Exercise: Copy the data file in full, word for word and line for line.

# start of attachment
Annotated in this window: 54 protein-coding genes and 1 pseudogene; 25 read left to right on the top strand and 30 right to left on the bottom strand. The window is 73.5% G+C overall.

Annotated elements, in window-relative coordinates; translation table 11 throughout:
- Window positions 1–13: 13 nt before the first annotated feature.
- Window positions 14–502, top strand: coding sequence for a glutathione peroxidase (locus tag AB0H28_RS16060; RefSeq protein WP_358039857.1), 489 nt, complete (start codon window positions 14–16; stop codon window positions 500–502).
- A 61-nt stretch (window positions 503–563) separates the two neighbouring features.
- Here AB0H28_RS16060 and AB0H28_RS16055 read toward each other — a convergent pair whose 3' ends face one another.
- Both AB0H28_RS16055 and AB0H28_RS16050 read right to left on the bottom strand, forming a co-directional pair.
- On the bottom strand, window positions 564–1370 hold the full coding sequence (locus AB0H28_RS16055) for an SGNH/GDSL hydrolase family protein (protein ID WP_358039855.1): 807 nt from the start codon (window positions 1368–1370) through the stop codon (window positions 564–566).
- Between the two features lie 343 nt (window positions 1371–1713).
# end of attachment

Annotated in this window: 54 protein-coding genes and 1 pseudogene; 25 read left to right on the top strand and 30 right to left on the bottom strand. The window is 73.5% G+C overall.

Annotated elements, in window-relative coordinates; translation table 11 throughout:
- Window positions 1–13: 13 nt before the first annotated feature.
- Window positions 14–502, top strand: coding sequence for a glutathione peroxidase (locus tag AB0H28_RS16060; RefSeq protein WP_358039857.1), 489 nt, complete (start codon window positions 14–16; stop codon window positions 500–502).
- A 61-nt stretch (window positions 503–563) separates the two neighbouring features.
- Here AB0H28_RS16060 and AB0H28_RS16055 read toward each other — a convergent pair whose 3' ends face one another.
- Both AB0H28_RS16055 and AB0H28_RS16050 read right to left on the bottom strand, forming a co-directional pair.
- On the bottom strand, window positions 564–1370 hold the full coding sequence (locus AB0H28_RS16055) for an SGNH/GDSL hydrolase family protein (protein ID WP_358039855.1): 807 nt from the start codon (window positions 1368–1370) through the stop codon (window positions 564–566).
- Between the two features lie 343 nt (window positions 1371–1713).